Silicon Valley became a synonym for innovation, growth, and unicorn startups growing into huge corporations that take on the world. Public opinion has been fond of its independent, daring spirit and seeming meritocracy. A place where they listened to the crazy ideas of young gifted geniuses that built empires but care less about gain than about changing the world for the better.
Companies representing the Valley set standards for the tech industry and the rest of the world when it comes to ambitious goals, both in the way they run business and their corporate culture. We are so used to seeing it as a perfect example and a source of valuable insights that we might unwittingly borrow something less desirable.
Words, words, words
Public sentiment towards tech giants has however changed dramatically over the past few years. They used to be seen as saviors, successfully convincing everyone that their primary goal was to solve global problems and help humanity.
'We believe that a more open world is a better world because people with more information can make better decisions and have a greater impact.' This quote is from Mark Zuckerberg's 2012 manifesto 'Why Facebook exists'. He claimed back then to have created a tool for 'a more honest and transparent dialogue around government', that would result in 'better solutions to some of the biggest problems of our time.'
One cannot help but notice how poignantly ironic all this sounds in the light of the 2016 US election scandals. Allegations were made about Facebook aggregating user data for targeted ads and news and enabling third parties to manipulate the results. This discouraged certain demographic groups of voters from participating and leveraged the opinion of the hesitant in their own favor. Taking all this into account, doesn’t it look like Facebook failed to live up to its purpose?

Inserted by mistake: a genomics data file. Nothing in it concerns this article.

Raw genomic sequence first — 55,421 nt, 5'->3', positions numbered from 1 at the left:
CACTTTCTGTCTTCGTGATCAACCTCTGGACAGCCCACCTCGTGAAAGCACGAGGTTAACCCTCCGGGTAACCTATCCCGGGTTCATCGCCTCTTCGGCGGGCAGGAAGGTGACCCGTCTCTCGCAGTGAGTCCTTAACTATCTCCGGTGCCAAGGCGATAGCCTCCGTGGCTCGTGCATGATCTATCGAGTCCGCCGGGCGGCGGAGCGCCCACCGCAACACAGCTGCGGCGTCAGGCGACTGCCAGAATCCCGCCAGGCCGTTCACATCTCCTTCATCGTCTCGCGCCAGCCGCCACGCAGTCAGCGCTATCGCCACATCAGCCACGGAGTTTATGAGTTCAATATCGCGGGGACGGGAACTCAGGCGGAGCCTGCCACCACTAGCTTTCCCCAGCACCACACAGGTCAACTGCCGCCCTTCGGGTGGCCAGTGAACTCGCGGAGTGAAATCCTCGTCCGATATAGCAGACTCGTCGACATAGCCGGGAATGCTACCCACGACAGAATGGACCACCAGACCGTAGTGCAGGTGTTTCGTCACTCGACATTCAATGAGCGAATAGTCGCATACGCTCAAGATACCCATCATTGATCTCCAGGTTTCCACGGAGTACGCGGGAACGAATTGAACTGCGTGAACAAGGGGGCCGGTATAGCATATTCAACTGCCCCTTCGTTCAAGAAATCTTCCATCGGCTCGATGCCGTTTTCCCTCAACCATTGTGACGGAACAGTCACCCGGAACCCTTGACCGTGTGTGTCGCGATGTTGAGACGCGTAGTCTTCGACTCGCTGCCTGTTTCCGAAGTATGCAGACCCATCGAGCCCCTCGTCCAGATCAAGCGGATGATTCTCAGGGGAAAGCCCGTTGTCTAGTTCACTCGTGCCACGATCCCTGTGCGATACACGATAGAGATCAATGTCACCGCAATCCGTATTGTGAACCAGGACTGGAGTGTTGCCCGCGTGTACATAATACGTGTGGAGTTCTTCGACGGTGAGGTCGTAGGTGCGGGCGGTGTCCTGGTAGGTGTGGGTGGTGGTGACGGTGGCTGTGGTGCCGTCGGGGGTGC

Of course, one can argue that in creating something as huge as Facebook, one cannot be held responsible for all the abuse committed by the tool. Still, for a company that employs more than 20,000 people and has a quarter of the world’s population for users, such unawareness seems at the very least, incompetent. After all, if you created and maintain it, you should probably know its weak points and be able to predict the abuse and prevent it.
The worst notion, however, is that they do not really care. When it comes to targeted ads, for instance, ProPublica recently discovered that Facebook allowed advertisers to target users who described themselves as 'Jew-haters.' The platform did not question whether the idea was inappropriate; it just asked how the customer would like to pay. That clearly undermines the 'Frankenstein's monster' argument. To quote Ross Baird, president of the venture capital firm Village Capital, 'For all the lip service that Silicon Valley has given to changing the world, its ultimate focus has been on what it can monetize'.
Monetization and manipulation cause disruption of tech giants. We can argue whether all that follows is their fault, but it is undoubtedly their mistake. People all over the world are realizing that technology is not neutral and possible profits are always involved.
But let us presume just for the sake of argument, that there are no 'fake news', misleading ads or lucrative targeted posts. There is still the massive problem of 'recommendation' algorithms, which create a safe digital bubble around users. As result, we only ever see what we want to see and we only read what we are likely to 'like'. This is dangerous because it distorts reality and is misleading.